Iconic Logo Design Tips | Building Iconic Photography Brands: Tips For Creating A Photography Logo
Iconic Logo Design Tips | There are a million people in the logo design industry today dishing out bad logos in bulk for crowd sourcing platforms. Designing a new logo can be a difficult process for photographers, as there are so many different options to think about – colors, fonts, images, size, shape, etc. More examples of photography logos are out there than ever before, and with that comes the challenge of being unique. How do you as a serious photographer stand out from the crowd and create an outstanding high-quality logo that doesn’t suck?
Photography is an incredibly demanding industry, and there are many shooters out there with comparable levels of work. This is when branding comes into play to help give you the advantage over your competitors. Designing a photography logo is just like any other type of design work, in order to do an exceptionally good job, you’ll have to pay close attention to details. Even the best idea can be ruined by not thinking about simple things, so the following tips will help you to keep your concepts safe.
Simplicity | Iconic Logo Design Tips
Keep it simple. That’s pretty much the best advice for a lot of things, including photography logo design. If you’re looking to grab the attention of potential clients and remind current ones of your reach, a busy or cluttered logo isn’t going to do your business any favors. A simple logo design enables easy recognition and allows the logo to be versatile and memorable. Iconic photography logos include something unexpected or unique without being overdrawn.
Know What it Means | Iconic Logo Design Tips
Every good logo has a story. Far beyond simply an appealing sketch, strong logos are filled with meaning, both obvious and hidden. A logo is best when it is a written or designed representation of the style of your work. It’s often hard to avoid trends, particularly if you’re passionate and love to look at inspiring logos on design websites. Whether you’re an edgy fashion, luxury travel, flirtatious lifestyle or classic wedding photographer your logo should have a unique connection with your style.
Design In Solid Black | Iconic Logo Design Tips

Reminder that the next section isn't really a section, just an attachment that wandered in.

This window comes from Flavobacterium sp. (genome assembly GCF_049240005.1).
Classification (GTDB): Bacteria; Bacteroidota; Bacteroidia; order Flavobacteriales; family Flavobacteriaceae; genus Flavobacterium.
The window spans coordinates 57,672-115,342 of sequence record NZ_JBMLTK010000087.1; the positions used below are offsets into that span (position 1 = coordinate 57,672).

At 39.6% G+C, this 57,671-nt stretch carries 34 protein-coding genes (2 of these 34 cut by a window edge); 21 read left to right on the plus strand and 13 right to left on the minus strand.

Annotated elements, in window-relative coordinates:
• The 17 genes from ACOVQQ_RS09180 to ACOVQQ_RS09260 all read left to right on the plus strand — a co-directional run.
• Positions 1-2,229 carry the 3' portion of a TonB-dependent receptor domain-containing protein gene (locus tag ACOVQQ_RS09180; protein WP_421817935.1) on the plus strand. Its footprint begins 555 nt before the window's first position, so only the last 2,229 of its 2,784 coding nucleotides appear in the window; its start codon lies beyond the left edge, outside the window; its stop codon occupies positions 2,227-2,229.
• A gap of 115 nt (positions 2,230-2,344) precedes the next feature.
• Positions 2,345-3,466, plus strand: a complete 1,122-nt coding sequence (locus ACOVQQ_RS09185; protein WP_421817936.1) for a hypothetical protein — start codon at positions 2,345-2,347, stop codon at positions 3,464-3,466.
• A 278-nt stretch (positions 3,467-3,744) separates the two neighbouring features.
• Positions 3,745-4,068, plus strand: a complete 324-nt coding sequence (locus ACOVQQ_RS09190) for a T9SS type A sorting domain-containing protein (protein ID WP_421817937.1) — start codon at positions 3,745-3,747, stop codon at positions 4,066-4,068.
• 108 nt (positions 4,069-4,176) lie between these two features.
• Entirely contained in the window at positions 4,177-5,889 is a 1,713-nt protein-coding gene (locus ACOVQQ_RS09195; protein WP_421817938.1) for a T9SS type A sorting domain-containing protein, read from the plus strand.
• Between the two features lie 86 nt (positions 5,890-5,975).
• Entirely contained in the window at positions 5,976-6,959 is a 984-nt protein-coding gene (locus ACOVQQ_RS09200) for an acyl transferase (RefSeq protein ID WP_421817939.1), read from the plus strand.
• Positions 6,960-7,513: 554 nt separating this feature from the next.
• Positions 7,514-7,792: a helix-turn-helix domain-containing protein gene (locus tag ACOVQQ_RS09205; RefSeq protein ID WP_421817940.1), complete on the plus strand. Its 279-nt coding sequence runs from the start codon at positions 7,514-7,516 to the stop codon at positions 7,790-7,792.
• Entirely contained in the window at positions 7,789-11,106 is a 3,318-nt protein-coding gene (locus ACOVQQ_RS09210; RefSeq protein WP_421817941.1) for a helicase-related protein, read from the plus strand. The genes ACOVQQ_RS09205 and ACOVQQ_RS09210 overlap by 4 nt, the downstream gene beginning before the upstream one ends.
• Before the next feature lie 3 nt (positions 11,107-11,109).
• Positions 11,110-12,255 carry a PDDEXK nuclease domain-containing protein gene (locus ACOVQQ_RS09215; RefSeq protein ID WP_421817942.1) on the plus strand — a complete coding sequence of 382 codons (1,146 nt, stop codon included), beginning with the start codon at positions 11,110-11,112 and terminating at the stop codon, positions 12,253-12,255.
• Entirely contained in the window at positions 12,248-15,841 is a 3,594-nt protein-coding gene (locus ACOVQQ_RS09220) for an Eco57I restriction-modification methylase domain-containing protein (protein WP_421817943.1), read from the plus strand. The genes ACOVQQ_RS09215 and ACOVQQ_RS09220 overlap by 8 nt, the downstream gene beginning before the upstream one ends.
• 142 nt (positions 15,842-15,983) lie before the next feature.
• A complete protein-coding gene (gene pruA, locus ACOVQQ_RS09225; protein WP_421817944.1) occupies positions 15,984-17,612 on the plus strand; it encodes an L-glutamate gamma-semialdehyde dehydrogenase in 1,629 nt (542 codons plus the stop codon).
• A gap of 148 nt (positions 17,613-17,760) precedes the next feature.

When designing your basic logo idea, start simply. Create it in solid black. Then when you have the basic structure and feel, you can move onto adding other details such as color. This way, your choices are made base on the shapes, and you won’t be distracted by anything else. It makes it much easier to know that your logo will work well in shades of grey afterwards. If your logo design uses color to communicate meaning, think about how you can convey that meaning when the color is removed.
Pay Attention To Colors | Iconic Logo Design Tips
Nothing leaves an impact quite like color, which is why choosing the right palette is crucial in logo design. Since color has the power to convey emotion, you should first consider the message you want to send. One thing you have to be careful of as you explore color options is cost. Your five-color logo may be beautiful, but once it comes time to print it on stationery, the price won’t be so attractive. A conservative brand will do well with blue, while a modern, passionate culture will make a statement with red. Youthful and upbeat organizations are best represented with yellow or other bright colors.
Brandability | Iconic Logo Design Tips
A logo should be flexible and usable on pretty much any medium. It should ideally work just as well on a small object such as a golf ball as it would do much larger, from commercially printed posters upwards. Standard practice when designing a logo is to use vector graphics software, such as Adobe Illustrator or Corel Draw. A vector graphic is made up of mathematically precise points, which enables visual consistency across multiple sizes.
Be Unique | Iconic Logo Design Tips
The biggest mistake a company can make is designing a logo that parodies or imitates another brand’s design. A logo is a visual summary of the company it represents, and it should never remind people of a different brand or business. Look at what’s out there and find an opening for something new. When looking to avoid brand confusion, consider the color, shape, symbolism, and flow of your design. Why not use a design that you actually thought up yourself rather than ripping off what everyone else is doing?